9. BARCEVICIUS Egidijus & CIBAITE Guonda & CODAGNONE Cristiano & GINEIKYTE Vaida & KLIMAVICIUTE Luka & LIVA Giovanni & MATULEVIC Loreta & MISURACA Gianluca & VANINI Irene, 2019. "Exploring Digital Government transformation in the EU," JRC Working Papers JRC118857, Joint Research Centre (Seville site).
    10. Daron Acemoglu & Pascual Restrepo, 2020. "Robots and Jobs: Evidence from US Labor Markets," Journal of Political Economy, University of Chicago Press, vol. 128(6), pages 2188-2244.
    11. Dosi, Giovanni & Fagiolo, Giorgio & Roventini, Andrea, 2010. "Schumpeter meeting Keynes: A policy-friendly model of endogenous growth and business cycles," Journal of Economic Dynamics and Control, Elsevier, vol. 34(9), pages 1748-1767, September.
    12. Autor, David, 2008. "The Economics of Labor Market Intermediation: An Analytic Framework," IZA Discussion Papers 3705, Institute of Labor Economics (IZA).
    13. David H. Autor, 2015. "Why Are There Still So Many Jobs? The History and Future of Workplace Automation," Journal of Economic Perspectives, American Economic Association, vol. 29(3), pages 3-30, Summer.
    14. George A. Boyne, 2002. "Concepts and Indicators of Local Authority Performance: An Evaluation of the Statutory Frameworks in England and Wales," Public Money & Management, Chartered Institute of Public Finance and Accountancy, vol. 22(2), pages 17-24, April.
    15. Tina Balke & Nigel Gilbert, 2014. "How Do Agents Make Decisions? A Survey," Journal of Artificial Societies and Social Simulation, Journal of Artificial Societies and Social Simulation, vol. 17(4), pages 1-13.
    16. Codagnone, Cristiano & Misuraca, Gianluca & Savoldelli, Alberto & Lupiañez-Villanueva, Francisco, 2015. "Institutional isomorphism, policy networks, and the analytical depreciation of measurement indicators: The case of the EU e-government benchmarking," Telecommunications Policy, Elsevier, vol. 39(3), pages 305-319.
    17. George A. Boyne, 2002. "Theme: Local Government: Concepts and Indicators of Local Authority Performance: An Evaluation of the Statutory Frameworks in England and Wales," Public Money & Management, Taylor & Francis Journals, vol. 22(2), pages 17-24, April.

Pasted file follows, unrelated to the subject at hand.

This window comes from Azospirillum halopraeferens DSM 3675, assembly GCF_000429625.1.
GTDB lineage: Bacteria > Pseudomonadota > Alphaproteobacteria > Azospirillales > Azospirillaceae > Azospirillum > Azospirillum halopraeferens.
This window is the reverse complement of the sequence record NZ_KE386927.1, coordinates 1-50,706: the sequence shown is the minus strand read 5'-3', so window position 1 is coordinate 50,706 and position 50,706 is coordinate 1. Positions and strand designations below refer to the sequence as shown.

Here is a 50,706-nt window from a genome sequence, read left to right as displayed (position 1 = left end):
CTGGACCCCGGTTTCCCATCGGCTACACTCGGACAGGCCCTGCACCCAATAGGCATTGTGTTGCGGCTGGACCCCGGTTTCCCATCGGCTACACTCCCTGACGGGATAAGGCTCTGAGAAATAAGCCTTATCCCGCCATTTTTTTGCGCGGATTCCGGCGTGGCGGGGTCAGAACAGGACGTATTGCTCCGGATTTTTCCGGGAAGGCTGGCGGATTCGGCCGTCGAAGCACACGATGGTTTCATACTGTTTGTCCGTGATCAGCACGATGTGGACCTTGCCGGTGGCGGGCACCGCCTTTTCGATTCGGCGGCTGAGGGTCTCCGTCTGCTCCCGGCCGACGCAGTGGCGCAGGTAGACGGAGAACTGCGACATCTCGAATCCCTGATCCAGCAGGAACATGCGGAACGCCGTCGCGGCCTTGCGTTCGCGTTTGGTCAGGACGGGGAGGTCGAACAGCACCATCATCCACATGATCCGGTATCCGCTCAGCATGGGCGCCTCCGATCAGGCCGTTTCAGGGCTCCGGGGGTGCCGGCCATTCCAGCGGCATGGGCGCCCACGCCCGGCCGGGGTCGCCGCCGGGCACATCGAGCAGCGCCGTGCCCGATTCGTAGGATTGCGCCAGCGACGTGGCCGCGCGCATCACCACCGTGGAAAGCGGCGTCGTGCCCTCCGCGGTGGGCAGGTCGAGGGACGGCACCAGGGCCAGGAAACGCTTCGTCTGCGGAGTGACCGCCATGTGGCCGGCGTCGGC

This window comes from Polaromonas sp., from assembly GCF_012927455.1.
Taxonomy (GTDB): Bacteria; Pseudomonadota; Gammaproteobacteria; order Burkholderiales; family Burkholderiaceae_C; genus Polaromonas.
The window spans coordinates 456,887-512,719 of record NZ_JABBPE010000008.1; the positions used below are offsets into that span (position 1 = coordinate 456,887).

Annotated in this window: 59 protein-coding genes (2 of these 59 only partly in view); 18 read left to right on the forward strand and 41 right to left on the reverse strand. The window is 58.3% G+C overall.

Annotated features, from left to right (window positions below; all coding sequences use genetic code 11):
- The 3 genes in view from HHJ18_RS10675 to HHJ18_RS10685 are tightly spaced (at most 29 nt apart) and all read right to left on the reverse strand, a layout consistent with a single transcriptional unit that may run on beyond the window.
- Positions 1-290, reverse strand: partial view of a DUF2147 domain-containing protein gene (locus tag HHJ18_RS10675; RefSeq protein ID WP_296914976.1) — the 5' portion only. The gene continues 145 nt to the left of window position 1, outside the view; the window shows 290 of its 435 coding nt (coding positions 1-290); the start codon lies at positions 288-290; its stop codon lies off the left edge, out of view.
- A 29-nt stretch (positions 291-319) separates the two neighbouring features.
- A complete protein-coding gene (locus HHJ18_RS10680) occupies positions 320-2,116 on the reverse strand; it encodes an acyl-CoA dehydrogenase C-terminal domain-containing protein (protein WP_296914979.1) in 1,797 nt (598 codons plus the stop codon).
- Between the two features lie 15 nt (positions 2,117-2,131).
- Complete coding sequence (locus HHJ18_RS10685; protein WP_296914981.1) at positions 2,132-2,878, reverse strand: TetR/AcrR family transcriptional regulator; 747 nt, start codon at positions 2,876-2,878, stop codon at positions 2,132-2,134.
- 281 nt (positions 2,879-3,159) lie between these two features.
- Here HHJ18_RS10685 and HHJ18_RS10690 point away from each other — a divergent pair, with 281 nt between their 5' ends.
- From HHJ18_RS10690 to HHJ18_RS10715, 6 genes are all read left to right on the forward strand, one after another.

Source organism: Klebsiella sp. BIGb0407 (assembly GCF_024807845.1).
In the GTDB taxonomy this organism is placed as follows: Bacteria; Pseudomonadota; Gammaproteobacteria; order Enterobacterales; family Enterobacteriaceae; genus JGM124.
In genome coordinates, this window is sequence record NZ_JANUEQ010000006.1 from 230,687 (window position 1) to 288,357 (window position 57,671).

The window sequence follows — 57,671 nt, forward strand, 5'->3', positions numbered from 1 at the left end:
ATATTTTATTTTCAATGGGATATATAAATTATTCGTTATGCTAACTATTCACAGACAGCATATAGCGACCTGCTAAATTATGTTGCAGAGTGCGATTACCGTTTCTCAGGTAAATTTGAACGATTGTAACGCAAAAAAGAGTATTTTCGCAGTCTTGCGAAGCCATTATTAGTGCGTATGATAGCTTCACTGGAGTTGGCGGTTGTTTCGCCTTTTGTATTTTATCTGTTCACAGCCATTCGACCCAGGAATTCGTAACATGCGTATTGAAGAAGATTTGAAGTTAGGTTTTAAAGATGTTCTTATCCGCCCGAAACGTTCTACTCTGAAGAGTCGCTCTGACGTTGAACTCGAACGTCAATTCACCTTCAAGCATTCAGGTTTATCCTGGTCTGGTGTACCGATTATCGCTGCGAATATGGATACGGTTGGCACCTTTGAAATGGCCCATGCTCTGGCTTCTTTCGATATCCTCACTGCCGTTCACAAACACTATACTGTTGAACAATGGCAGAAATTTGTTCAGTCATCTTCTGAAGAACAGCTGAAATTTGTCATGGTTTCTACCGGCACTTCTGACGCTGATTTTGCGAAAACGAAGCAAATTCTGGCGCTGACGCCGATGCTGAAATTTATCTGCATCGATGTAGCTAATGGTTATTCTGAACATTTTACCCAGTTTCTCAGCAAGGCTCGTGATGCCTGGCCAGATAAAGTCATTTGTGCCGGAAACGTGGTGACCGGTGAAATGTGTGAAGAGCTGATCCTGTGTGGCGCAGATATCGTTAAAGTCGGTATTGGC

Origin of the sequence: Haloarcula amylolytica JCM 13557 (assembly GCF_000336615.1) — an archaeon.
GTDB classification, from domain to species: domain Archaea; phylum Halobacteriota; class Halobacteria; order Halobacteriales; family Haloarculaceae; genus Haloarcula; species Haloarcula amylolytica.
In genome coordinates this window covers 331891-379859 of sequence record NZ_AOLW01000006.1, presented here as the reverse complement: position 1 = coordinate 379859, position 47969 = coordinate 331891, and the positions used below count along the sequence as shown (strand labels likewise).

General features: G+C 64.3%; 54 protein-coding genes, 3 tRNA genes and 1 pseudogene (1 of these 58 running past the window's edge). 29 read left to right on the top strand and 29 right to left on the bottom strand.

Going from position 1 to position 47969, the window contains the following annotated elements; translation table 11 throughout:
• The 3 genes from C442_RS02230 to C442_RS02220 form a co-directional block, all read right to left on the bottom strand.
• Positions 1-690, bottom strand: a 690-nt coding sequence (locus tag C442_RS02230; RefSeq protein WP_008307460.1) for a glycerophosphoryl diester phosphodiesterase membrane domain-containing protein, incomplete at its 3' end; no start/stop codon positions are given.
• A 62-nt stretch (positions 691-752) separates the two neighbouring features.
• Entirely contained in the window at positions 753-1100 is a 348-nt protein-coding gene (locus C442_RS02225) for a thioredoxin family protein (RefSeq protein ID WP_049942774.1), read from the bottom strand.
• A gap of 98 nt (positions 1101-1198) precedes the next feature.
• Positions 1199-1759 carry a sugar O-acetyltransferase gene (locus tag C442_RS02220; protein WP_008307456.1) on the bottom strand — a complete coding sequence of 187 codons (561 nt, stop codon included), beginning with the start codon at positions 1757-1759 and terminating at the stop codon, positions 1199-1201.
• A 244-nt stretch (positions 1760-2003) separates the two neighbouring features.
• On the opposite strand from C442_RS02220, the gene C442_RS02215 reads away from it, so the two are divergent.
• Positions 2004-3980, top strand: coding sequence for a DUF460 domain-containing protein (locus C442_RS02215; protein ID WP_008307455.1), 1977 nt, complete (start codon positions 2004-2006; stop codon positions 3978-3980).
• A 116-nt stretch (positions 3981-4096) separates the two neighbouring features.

Full references (including those not matched with items on IDEAS)

    Most related items

    These are the items that most often cite the same works as this one and are cited by the same works as this one.
    1. Gregory, Terry & Salomons, Anna & Zierahn, Ulrich, 2016. "Racing With or Against the Machine? Evidence from Europe," VfS Annual Conference 2016 (Augsburg): Demographic Change 145843, Verein für Socialpolitik / German Economic Association.
    2. Naude, Wim, 2019. "The race against the robots and the fallacy of the giant cheesecake: Immediate and imagined impacts of artificial intelligence," MERIT Working Papers 2019-005, United Nations University - Maastricht Economic and Social Research Institute on Innovation and Technology (MERIT).
    3. Linus Mattauch & David Klenert & Joseph E. Stiglitz & Ottmar Edenhofer, 2018. "Overcoming Wealth Inequality by Capital Taxes that Finance Public Investment," NBER Working Papers 25126, National Bureau of Economic Research, Inc.
    4. Gianluca Misuraca & Luigi Geppert & Cristiano Codagnone, 2017. "i-FRAME – Assessing impacts of social policy innovation in the EU: Proposed methodological framework to evaluate socio-economic returns on investment of social policy innovations," JRC Working Papers JRC108078, Joint Research Centre (Seville site).
    5. Van Roy, Vincent & Vértesy, Dániel & Vivarelli, Marco, 2018. "Technology and employment: Mass unemployment or job creation? Empirical evidence from European patenting firms," Research Policy, Elsevier, vol. 47(9), pages 1762-1776.
    6. Zhang, Pengqing, 2019. "Automation, wage inequality and implications of a robot tax," International Review of Economics & Finance, Elsevier, vol. 59(C), pages 500-509.
    7. Francesco Caselli & Alan Manning, 2019. "Robot Arithmetic: New Technology and Wages," American Economic Review: Insights, American Economic Association, vol. 1(1), pages 1-12, June.
    8. Wang, Huijuan & Ding, Lin & Guan, Rong & Xia, Yan, 2020. "Effects of advancing internet technology on Chinese employment: a spatial study of inter-industry spillovers," Technological Forecasting and Social Change, Elsevier, vol. 161(C).